« הקודםהמשך »
The monster's club within the cave I spied,
A tree of stateliest growth, and yet undried,
Green from the wood; of height and bulk so vast,
The largest ship might claim it for a mast.
This, shorten'd of its top, I gave my train
A fathom's length, to shape it and to plane;
The narrower end I sharpen'd to a spire;
Whose point we harden’d with the force of fire,
And hid it in the dust that strow'd the cave.
Then to my few companions, bold and brave,
Proposed, who first the venturous deed should try,
In the broad orbit of his monstrous eye
To plunge the brand, and twirl the pointed wood,
When slumber next should tame the man of blood.
Just as I wish'd, the lots were cast on four:
Myself the fifth. We stand and wait the hour.
He comes with evening : all his fleecy flock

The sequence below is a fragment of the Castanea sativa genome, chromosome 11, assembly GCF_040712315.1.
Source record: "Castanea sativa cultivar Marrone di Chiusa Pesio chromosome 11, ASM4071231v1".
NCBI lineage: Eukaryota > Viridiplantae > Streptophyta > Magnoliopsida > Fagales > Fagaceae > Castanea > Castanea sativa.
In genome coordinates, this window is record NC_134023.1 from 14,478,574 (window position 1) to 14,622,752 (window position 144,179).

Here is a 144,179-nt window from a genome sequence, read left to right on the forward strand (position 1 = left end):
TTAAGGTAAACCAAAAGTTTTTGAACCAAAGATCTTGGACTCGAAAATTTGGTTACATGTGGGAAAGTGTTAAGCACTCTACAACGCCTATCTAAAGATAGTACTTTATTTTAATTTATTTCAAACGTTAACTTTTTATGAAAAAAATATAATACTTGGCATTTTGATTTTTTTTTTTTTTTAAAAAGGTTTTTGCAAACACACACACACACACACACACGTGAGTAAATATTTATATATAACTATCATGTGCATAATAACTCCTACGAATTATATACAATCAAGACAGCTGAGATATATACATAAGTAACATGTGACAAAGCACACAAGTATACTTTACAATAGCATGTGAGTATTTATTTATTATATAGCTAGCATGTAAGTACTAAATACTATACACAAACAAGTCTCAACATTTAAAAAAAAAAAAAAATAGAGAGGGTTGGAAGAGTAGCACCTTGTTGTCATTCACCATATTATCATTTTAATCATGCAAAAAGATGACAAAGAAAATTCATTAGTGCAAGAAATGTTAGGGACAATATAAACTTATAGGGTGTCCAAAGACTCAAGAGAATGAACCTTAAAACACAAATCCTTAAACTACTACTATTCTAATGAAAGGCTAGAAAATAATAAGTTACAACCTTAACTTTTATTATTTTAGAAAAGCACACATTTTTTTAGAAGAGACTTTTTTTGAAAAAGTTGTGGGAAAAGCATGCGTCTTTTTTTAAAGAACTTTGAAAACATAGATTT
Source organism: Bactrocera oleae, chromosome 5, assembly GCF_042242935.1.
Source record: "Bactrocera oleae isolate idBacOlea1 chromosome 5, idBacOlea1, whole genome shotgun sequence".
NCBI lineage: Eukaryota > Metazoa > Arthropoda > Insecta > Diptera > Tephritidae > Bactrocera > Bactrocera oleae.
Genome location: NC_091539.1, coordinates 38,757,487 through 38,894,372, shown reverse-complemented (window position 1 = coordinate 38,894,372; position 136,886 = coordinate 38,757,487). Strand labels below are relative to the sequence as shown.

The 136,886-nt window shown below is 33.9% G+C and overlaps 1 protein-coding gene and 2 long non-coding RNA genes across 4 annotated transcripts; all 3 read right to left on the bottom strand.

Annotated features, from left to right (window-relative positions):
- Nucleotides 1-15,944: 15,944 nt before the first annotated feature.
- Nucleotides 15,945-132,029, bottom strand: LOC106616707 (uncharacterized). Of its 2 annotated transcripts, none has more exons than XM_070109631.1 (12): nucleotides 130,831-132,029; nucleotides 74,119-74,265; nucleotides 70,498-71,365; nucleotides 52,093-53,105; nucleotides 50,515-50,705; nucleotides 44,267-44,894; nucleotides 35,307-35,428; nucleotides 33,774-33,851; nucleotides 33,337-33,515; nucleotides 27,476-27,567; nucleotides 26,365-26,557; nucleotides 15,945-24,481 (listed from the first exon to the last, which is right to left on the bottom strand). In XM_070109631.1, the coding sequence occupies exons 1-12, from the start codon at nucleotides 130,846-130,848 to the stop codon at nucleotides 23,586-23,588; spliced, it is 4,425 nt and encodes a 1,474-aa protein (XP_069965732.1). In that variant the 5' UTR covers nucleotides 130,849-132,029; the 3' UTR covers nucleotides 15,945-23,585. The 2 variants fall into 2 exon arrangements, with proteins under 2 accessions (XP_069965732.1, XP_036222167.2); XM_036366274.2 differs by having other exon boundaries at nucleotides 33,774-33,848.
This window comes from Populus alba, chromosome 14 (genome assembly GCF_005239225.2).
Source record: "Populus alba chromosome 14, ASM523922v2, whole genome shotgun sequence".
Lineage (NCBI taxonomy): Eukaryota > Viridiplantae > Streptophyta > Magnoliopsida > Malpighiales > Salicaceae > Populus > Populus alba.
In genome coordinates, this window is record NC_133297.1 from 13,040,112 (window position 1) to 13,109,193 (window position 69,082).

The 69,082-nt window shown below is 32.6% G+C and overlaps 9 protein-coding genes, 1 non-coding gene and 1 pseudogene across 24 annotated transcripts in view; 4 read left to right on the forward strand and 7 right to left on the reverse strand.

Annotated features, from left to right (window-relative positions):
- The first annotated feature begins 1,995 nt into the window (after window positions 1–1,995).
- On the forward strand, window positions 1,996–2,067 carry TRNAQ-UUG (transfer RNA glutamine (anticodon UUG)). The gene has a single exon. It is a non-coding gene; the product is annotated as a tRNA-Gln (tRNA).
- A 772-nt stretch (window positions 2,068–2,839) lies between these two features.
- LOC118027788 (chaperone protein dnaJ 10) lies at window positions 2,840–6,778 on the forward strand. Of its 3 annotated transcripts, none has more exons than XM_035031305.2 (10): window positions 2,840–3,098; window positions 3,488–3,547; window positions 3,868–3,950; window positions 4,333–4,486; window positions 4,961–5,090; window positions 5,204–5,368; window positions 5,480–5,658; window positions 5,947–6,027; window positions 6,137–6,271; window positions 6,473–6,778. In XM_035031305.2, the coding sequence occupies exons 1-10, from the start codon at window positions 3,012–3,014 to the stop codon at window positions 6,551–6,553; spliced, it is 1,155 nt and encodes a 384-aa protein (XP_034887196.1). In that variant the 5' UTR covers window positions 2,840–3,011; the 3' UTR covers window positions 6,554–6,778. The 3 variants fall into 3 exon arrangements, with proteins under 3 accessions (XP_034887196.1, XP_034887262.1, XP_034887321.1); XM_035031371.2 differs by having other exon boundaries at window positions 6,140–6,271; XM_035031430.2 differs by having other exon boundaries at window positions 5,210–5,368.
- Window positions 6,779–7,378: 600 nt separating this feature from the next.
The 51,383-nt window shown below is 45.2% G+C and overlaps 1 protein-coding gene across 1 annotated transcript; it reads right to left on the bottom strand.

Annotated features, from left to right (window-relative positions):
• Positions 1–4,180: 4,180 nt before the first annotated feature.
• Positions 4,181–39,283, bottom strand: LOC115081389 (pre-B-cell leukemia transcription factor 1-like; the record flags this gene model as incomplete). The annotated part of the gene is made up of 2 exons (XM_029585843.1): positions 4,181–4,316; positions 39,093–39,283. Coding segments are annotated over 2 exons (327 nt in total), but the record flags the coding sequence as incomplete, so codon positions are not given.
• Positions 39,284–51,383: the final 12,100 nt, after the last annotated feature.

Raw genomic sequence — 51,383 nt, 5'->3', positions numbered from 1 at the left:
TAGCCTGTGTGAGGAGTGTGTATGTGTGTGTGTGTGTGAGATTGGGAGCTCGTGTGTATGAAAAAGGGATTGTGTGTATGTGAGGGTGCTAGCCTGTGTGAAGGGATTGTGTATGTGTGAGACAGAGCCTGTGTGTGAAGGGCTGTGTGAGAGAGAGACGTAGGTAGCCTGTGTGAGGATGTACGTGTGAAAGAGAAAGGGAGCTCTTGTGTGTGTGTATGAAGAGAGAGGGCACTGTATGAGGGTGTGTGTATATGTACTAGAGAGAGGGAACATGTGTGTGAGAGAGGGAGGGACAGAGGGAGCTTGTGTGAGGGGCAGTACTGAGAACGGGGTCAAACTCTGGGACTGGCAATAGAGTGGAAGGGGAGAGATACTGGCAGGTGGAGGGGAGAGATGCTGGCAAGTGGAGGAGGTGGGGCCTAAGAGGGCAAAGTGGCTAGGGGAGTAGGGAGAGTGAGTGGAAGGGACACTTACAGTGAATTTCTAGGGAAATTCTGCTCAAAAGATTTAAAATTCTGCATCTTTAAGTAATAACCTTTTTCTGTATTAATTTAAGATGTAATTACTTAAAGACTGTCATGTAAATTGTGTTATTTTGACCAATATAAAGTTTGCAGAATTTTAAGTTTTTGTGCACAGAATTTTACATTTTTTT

Before him march, and pour into the rock;
Not one, or male or female, stay'd behind
(So fortune chanced, or so some god design'd):
Then heaving high the stone's unwieldy weight,
He roll'd it on the cave, and closed the gate.
First down he sits, to milk the woolly dams,
And then permits their udder to the lambs.
Next seized two wretches more,and headlong cast,
Brain'd on the rock; his second dire repast.
I then approach'd him reeking with their gore,
And held the brimming goblet foaming o'er :
“Cyclop! since human flesh has been thy feast,
Now drain this goblet, potent to digest:
Know hence what treasures in our ship we lost,
And what rich liquors other climates boast.